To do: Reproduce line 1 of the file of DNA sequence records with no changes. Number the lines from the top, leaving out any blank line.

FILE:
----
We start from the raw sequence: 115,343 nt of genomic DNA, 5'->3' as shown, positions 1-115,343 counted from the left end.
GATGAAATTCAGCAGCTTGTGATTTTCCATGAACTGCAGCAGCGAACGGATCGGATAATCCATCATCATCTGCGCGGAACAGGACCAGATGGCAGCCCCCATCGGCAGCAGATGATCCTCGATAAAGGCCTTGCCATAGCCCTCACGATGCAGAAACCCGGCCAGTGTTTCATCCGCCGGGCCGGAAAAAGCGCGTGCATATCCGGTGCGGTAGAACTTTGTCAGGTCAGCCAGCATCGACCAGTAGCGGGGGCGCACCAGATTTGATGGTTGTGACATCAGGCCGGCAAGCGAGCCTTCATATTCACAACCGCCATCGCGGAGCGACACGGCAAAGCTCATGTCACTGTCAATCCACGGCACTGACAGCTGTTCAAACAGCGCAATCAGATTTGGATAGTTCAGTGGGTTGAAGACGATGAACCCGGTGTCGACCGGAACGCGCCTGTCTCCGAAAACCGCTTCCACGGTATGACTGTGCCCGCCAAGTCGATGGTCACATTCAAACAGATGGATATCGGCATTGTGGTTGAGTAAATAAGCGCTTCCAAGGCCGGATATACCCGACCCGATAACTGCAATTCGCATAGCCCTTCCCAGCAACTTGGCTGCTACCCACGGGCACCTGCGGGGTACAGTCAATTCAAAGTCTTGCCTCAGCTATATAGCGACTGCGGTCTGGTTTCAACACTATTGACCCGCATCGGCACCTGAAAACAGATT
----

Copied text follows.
We start from the raw sequence: 115,343 nt of genomic DNA, 5'->3' as shown, positions 1-115,343 counted from the left end.